# Uncoupled Heaving Motion|dynamics ship

Discussion in 'Boat Design' started by Arton, Oct 7, 2023.

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1. Joined: Oct 2023
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### ArtonJunior Member

Hii!
I am currently studying about ship dynamic of marine vessel , and for the reference/ book I used :
Dynamics of Marine Vehicles
by Rameswar Bhattacharyya

There are something I don't understand how to determine value added mass coefficient ( C ) for heaving motion. I get the 3 data: [(We^2/2g) x Bn, Bn/Tn, dan βn] to obtain the value added mass coefficient for heaving and the data for determine which curve should used . And I still don't get the value of C , added mass coefficient even there are curve and 3 data .

And I give the picture of curve to determine coefficient C and table of data.

What I am worrying is there are formula to get the value of C , and I can't find the source of information of that . Please Help me.

(this is part of finding added mass )

And Thank you for the time !

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2. Joined: Oct 2008
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Hi Arton, welcome to the forum.

If I understand you correctly, you first need to understand what the coef. "C" is representing.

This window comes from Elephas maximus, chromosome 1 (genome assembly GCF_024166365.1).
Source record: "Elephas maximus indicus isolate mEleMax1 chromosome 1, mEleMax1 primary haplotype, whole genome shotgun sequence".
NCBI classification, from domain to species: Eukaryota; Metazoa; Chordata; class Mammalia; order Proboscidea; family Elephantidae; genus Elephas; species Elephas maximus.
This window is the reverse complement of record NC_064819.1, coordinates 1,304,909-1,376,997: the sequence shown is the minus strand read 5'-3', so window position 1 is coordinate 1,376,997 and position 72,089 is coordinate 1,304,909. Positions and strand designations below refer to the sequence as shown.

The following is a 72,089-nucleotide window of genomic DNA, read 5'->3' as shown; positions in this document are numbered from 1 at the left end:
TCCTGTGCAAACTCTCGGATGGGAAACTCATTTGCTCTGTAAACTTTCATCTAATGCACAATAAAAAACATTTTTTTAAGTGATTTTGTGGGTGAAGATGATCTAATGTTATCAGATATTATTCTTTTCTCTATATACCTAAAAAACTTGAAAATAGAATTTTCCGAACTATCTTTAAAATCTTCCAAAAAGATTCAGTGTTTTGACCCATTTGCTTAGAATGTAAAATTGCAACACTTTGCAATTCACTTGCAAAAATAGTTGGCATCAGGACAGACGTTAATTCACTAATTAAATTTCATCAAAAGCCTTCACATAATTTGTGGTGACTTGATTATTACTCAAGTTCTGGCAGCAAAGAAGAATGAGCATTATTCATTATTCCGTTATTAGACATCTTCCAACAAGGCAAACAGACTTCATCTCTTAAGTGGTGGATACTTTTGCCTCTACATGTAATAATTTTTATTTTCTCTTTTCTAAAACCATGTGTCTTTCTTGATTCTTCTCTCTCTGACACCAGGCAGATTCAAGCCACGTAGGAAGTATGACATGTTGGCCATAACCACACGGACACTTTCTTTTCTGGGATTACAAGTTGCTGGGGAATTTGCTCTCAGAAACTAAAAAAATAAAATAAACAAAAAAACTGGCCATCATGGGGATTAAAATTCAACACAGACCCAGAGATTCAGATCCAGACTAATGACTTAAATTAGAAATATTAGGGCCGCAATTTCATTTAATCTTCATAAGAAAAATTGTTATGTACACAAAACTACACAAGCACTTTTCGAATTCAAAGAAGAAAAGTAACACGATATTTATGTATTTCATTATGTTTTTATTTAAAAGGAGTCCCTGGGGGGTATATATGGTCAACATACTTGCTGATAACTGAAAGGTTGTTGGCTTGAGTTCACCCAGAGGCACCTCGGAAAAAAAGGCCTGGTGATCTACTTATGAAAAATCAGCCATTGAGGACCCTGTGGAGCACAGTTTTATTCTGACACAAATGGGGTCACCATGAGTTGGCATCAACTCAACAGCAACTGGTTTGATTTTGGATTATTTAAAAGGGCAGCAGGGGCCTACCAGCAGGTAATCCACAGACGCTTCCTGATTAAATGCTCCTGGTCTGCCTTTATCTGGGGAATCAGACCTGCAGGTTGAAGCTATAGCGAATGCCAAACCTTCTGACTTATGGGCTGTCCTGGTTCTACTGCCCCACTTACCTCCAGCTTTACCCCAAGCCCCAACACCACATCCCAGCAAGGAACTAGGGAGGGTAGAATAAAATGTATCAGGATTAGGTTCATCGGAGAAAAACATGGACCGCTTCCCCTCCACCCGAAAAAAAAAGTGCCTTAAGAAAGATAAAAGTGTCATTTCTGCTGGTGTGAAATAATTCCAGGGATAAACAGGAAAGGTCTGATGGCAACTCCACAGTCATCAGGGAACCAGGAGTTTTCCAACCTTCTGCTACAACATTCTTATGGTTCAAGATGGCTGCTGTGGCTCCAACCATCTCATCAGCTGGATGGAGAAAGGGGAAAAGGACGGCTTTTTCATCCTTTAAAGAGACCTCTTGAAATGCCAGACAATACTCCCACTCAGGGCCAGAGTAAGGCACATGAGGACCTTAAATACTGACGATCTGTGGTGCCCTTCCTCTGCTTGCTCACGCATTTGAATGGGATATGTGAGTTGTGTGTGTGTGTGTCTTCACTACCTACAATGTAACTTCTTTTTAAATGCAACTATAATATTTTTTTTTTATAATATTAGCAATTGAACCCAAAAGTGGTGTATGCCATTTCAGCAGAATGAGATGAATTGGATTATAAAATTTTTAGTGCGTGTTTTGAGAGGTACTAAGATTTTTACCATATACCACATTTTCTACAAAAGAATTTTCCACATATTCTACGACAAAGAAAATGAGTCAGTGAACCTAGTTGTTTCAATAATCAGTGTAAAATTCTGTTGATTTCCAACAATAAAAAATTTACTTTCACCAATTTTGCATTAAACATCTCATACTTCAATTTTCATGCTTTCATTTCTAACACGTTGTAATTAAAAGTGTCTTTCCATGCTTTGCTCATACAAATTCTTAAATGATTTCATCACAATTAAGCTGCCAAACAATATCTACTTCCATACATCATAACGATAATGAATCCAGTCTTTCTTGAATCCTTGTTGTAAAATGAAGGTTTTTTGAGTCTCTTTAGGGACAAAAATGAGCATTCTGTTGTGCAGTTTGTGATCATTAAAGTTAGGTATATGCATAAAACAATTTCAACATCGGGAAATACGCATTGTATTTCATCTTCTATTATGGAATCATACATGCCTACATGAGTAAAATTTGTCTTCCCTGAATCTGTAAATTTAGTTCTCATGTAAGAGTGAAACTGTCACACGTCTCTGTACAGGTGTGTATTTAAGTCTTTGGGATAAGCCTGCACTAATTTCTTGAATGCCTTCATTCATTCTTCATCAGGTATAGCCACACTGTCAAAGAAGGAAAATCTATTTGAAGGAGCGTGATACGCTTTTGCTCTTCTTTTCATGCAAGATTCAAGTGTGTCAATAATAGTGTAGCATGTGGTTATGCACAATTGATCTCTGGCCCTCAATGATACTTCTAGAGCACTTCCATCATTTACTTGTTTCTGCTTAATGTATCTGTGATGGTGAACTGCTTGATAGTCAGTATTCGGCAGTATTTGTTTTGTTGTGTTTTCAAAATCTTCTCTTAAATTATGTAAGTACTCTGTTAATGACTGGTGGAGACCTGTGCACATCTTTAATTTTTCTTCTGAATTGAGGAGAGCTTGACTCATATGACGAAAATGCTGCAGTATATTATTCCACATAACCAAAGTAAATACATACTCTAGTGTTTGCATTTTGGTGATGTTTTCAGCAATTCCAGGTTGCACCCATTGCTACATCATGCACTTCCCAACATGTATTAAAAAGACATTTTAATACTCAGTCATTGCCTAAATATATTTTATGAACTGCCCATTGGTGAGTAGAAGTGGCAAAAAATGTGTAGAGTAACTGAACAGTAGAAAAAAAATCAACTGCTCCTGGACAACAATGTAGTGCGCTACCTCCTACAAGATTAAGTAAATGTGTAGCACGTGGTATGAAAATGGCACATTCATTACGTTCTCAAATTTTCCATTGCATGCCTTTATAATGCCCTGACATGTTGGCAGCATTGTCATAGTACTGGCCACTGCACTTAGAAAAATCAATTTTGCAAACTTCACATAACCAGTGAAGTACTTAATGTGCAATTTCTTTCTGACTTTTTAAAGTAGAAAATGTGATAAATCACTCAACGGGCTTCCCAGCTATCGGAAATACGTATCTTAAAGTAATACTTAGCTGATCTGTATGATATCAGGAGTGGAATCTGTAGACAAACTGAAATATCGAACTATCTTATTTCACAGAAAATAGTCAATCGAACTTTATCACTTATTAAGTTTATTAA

It is all related to what is termed "added mass". It is cornered with a certain amount of the fluid that moves with the body that is oscillating. Simply because the F=ma, means the 'm' is greater than its displacement/mass when oscillating in a fluid compare to air. Hence the term "added mass". d

The original data first used to describe and measure this is related to a deeply submerged cylinder, that is oscillating normal to the axis.

However, ships, or boats are not precisely cylindrical, their shapes are very different.

The curves in DMVs you cite are related to a Lewis form cross section, which is a kind of "ship shape".
The C in fig.s 4.4 etc, relate to that.

So, a shape that is not the same as the Lewis form, you need its added mass coeff. data to obtain the "C". As it will be a different C from that presented.

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### ArtonJunior Member

Thank you so much for the answer!
However, I have questions relate to that .... you said I need its added mass coeff.data to obtain the "C" . How to get the added mass coeff.data when it's different "C" from that represented?

4. Joined: Oct 2008
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Firstly there are graphs, like those that you posted from DMVs, in many publications, for "shapes" of different types, related to typical ship shapes.
Publications like, Principles of Naval Architecture, covers useful graphs of variations of B/T ratio, or like the one attached for ref:

Or, if your maths is up to it, you can use a generalisation of Lagrange's equations.

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5. Joined: Oct 2023
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### ArtonJunior Member

Okay, you really help me ! Thanks

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